Chairwoman of the Bench Margaret Cunningham told Larkin: "It was in a public place and likely to make ladies very uncomfortable and other passengers, and children, uncomfortable."

Larkin, of West Dyke Road, Redcar, was fined £100, and ordered to pay a £15 victim surcharge and £15 costs.

The Northern Echo

Pupils' race hate on Facebook explodes at Hoxton Park High School (Australia)

It had been simmering for months, say students, and this is the moment school racism reached boiling point.

A brawl that erupted between a student's relatives and police was the culmination of an R-rated slanging match on Facebook between "Leb" and "Aussie" students.

While education officials denied yesterday there was any ongoing violence at Hoxton Park High School in Hinchinbrook, south west Sydney, parents and students said tensions between students had escalated in the past few years.

A 14-year-old student said that she was "jumped" on Wednesday afternoon by "10 Australian girls" who punched, kicked, scratched and spat at her.

"They were saying, 'f ... Arabs', 'you bitch', 'you slut' - everything. They said all Muslim mums with scarves can hang themselves with it," the student said.

"I was very upset and very angry. [Other Muslim children] at school were very angry, too."

The girl said she didn't know why she was singled out by her attackers.

Posts on social networking site Facebook claimed the attack on this girl was in response to a fight between her friends and the group who "jumped" her two weeks ago.

The girl said she called her relatives for help and by 3pm a large crowd of her family and friends had gathered at the front of the school.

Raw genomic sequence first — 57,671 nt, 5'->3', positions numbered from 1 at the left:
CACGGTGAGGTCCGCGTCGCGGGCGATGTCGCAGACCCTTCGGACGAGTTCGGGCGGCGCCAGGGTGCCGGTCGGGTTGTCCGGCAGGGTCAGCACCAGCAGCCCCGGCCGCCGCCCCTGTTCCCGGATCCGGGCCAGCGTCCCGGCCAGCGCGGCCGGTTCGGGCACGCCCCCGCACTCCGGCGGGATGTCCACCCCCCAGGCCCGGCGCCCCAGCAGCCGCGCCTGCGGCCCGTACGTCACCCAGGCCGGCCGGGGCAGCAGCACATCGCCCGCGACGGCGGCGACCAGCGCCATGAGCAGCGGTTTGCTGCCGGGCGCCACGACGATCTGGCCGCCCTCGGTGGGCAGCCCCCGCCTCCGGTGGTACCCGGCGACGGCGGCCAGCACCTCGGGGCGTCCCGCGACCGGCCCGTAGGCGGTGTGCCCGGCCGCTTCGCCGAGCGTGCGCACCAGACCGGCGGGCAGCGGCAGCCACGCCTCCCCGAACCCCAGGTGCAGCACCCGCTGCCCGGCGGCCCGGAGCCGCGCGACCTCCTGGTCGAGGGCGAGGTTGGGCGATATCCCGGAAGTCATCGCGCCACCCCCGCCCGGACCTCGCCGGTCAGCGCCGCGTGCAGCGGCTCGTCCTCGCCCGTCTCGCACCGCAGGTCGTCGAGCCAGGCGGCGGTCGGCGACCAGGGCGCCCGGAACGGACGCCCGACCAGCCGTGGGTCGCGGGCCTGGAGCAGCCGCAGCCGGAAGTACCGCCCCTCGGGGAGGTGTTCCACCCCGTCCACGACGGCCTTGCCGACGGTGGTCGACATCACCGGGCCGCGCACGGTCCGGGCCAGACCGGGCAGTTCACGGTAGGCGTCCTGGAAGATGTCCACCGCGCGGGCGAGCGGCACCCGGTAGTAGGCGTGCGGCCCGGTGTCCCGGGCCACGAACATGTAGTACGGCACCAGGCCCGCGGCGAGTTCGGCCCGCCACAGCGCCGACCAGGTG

They allegedly clashed with police who used capsicum spray to subdue the crowd and arrested six men and women, aged between 26 and 50, who were later charged with offences including affray, intimidation, assaulting police, resisting arrest and offensive language.

Witness Zahra Elasmar, whose two children attend the school, said Wednesday's fight was a spillover from the racist slurs made on students' Facebook pages.

Facebook images obtained by The Daily Telegraph show derogatory comments made about other students including "lebs are rats!" .

Mrs Elasmar said she wrote to the Department of Education and Training about racism at the school and, with other parents, met with DET representatives, school staff and police liaison last month.

She said she collected 50 signatures on a petition sent to officials, but that it had fallen on deaf ears.

"The principal doesn't know how to deal with this," she said.

"What we witnessed today is not right in a multicultural country. We don't want another Cronulla [riot] at Hoxton Park."

A Department of Education and Training spokesman said the School Education Director will meet with Mrs Elasmar "soon" and that students who engage in racist or other anti-social behaviour are "disciplined".

Another parent, who wished to remain anonymous, said his son was attacked last year by "Leb students".

"He can protect himself, but I was worried," he said.

It was this brawl which caused the subsequent near-riot at the Green Valley Police Station.

While a police media release claimed only 40 supporters of the six people arrested over the school fight congregated outside the station, a police incident report obtained by The Daily Telegraph shows worried officers called in backup from units from across the South-Western Sydney command.

The report said police estimated "between 80 to 100" people - predominately young men - surrounded the police station.

When a breakaway group tried to storm the station, police found themselves "faced with a real danger and the possibility of a volatile and violent confrontation resulting in the urgent call for assistance".

Police with the assistance of surrounding local area commands, the dog squad and highway patrol officers took two hours to bring the large and angry group under control.